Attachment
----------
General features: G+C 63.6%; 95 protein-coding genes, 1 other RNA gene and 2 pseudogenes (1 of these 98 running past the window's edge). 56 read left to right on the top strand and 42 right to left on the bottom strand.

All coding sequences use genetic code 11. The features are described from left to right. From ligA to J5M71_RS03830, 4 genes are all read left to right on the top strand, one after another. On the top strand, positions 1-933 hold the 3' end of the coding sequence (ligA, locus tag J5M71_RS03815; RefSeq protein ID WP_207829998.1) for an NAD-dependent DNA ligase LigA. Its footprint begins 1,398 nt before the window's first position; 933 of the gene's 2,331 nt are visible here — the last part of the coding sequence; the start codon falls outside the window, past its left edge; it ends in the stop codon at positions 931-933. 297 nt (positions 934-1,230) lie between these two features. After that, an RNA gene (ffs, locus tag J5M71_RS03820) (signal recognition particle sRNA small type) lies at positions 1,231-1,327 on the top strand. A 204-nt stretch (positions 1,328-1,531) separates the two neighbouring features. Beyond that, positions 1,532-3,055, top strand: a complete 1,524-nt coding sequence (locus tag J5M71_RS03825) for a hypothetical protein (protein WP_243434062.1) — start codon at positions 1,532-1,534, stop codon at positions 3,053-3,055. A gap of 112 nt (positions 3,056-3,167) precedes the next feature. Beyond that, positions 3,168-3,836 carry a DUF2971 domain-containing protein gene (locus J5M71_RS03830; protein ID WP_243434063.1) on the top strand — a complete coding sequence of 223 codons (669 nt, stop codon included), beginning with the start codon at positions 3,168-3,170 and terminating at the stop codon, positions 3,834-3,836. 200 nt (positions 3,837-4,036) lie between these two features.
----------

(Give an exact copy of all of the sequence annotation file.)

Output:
General features: G+C 63.6%; 95 protein-coding genes, 1 other RNA gene and 2 pseudogenes (1 of these 98 running past the window's edge). 56 read left to right on the top strand and 42 right to left on the bottom strand.

All coding sequences use genetic code 11. The features are described from left to right. From ligA to J5M71_RS03830, 4 genes are all read left to right on the top strand, one after another. On the top strand, positions 1-933 hold the 3' end of the coding sequence (ligA, locus tag J5M71_RS03815; RefSeq protein ID WP_207829998.1) for an NAD-dependent DNA ligase LigA. Its footprint begins 1,398 nt before the window's first position; 933 of the gene's 2,331 nt are visible here — the last part of the coding sequence; the start codon falls outside the window, past its left edge; it ends in the stop codon at positions 931-933. 297 nt (positions 934-1,230) lie between these two features. After that, an RNA gene (ffs, locus tag J5M71_RS03820) (signal recognition particle sRNA small type) lies at positions 1,231-1,327 on the top strand. A 204-nt stretch (positions 1,328-1,531) separates the two neighbouring features. Beyond that, positions 1,532-3,055, top strand: a complete 1,524-nt coding sequence (locus tag J5M71_RS03825) for a hypothetical protein (protein WP_243434062.1) — start codon at positions 1,532-1,534, stop codon at positions 3,053-3,055. A gap of 112 nt (positions 3,056-3,167) precedes the next feature. Beyond that, positions 3,168-3,836 carry a DUF2971 domain-containing protein gene (locus J5M71_RS03830; protein ID WP_243434063.1) on the top strand — a complete coding sequence of 223 codons (669 nt, stop codon included), beginning with the start codon at positions 3,168-3,170 and terminating at the stop codon, positions 3,834-3,836. 200 nt (positions 3,837-4,036) lie between these two features.